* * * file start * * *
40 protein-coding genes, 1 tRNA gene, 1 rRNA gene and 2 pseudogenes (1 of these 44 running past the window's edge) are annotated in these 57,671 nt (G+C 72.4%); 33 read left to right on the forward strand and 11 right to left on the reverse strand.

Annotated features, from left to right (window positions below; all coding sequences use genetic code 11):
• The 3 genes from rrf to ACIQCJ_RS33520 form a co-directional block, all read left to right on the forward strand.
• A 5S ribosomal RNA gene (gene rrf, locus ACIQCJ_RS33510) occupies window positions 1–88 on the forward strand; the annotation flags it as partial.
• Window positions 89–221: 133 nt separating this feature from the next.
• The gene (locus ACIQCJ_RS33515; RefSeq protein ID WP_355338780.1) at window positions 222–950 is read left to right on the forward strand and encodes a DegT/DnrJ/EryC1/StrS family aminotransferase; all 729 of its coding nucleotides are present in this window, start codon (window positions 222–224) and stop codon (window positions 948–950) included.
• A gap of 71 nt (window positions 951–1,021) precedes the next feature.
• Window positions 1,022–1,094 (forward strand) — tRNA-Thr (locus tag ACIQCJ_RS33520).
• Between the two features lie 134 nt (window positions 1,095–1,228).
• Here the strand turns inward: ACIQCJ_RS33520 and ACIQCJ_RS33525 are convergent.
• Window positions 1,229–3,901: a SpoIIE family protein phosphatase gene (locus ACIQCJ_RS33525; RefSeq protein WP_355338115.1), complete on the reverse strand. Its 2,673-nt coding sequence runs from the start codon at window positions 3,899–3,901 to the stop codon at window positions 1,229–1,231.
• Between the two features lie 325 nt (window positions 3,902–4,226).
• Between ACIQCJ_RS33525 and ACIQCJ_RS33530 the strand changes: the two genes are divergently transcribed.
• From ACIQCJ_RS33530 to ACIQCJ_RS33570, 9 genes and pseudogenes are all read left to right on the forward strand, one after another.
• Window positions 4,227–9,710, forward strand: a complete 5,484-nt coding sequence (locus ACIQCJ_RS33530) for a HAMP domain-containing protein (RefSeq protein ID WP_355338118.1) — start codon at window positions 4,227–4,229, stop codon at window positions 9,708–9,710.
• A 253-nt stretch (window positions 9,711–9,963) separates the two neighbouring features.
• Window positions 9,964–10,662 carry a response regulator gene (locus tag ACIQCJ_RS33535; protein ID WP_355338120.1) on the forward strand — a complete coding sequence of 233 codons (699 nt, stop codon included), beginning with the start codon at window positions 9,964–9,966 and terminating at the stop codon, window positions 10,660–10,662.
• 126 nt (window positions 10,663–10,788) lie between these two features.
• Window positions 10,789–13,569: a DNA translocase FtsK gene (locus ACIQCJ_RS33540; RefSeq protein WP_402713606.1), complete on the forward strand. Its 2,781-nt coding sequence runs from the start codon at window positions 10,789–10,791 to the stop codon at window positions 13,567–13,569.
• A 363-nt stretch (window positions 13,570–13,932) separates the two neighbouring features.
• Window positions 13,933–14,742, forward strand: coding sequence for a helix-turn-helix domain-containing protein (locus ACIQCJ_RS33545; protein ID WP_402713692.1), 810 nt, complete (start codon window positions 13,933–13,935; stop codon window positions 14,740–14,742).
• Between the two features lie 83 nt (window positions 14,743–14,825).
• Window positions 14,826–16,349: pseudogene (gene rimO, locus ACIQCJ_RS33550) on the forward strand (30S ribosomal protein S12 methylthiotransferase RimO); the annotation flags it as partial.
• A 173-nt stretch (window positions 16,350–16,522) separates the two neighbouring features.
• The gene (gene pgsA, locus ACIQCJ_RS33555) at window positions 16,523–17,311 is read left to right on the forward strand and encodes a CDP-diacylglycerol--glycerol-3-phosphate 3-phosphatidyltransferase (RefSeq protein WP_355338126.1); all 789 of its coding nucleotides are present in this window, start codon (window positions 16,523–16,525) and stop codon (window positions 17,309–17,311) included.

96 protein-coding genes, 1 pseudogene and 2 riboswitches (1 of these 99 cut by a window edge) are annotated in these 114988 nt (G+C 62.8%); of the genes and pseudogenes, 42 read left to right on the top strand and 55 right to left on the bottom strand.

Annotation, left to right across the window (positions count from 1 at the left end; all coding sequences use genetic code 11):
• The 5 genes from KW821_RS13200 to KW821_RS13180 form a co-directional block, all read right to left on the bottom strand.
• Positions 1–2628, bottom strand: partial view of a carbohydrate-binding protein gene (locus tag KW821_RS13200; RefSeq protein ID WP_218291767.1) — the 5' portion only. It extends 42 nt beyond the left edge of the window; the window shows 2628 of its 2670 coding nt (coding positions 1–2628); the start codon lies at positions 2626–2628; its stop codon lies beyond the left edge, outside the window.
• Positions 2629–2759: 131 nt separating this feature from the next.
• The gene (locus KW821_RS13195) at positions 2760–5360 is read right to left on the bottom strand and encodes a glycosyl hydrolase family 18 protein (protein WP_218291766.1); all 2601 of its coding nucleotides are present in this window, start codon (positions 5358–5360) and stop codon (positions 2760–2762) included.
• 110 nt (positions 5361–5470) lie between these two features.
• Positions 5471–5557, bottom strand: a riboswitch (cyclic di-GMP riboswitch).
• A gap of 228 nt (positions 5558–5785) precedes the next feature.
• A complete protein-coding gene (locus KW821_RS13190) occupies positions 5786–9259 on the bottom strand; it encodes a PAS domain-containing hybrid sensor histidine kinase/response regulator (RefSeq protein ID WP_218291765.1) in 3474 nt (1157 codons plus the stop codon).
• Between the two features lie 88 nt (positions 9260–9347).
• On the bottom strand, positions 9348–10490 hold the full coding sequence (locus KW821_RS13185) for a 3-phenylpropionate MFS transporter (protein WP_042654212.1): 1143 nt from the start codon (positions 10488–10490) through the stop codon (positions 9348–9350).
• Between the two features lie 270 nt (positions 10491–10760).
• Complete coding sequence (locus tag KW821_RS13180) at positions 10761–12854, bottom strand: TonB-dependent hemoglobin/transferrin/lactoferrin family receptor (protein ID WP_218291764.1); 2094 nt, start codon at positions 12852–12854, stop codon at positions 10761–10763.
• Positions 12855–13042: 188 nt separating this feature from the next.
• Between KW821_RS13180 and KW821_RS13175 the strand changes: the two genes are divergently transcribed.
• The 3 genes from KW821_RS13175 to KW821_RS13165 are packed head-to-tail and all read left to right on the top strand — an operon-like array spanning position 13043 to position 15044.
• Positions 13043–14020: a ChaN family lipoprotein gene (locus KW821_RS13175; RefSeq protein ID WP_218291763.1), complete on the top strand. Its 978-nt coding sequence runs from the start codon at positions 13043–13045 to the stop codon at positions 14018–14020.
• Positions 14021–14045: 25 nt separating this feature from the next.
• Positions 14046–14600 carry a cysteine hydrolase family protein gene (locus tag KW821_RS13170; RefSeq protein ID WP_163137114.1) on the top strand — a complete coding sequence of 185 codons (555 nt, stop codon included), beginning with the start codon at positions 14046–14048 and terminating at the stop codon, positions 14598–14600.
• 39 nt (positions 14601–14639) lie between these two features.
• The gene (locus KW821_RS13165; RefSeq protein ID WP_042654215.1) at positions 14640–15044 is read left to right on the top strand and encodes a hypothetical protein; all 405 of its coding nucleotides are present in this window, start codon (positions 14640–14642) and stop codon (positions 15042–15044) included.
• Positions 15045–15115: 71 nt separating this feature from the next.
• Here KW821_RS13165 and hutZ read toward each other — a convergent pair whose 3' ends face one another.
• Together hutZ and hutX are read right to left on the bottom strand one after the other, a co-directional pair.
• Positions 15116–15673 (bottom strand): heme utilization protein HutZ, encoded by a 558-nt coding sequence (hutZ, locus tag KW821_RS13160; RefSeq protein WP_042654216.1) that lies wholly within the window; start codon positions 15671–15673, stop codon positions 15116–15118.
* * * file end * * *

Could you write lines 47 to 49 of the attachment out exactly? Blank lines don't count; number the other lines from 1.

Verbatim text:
• The gene (locus KW821_RS13165; RefSeq protein ID WP_042654215.1) at positions 14640–15044 is read left to right on the top strand and encodes a hypothetical protein; all 405 of its coding nucleotides are present in this window, start codon (positions 14640–14642) and stop codon (positions 15042–15044) included.
• Positions 15045–15115: 71 nt separating this feature from the next.
• Here KW821_RS13165 and hutZ read toward each other — a convergent pair whose 3' ends face one another.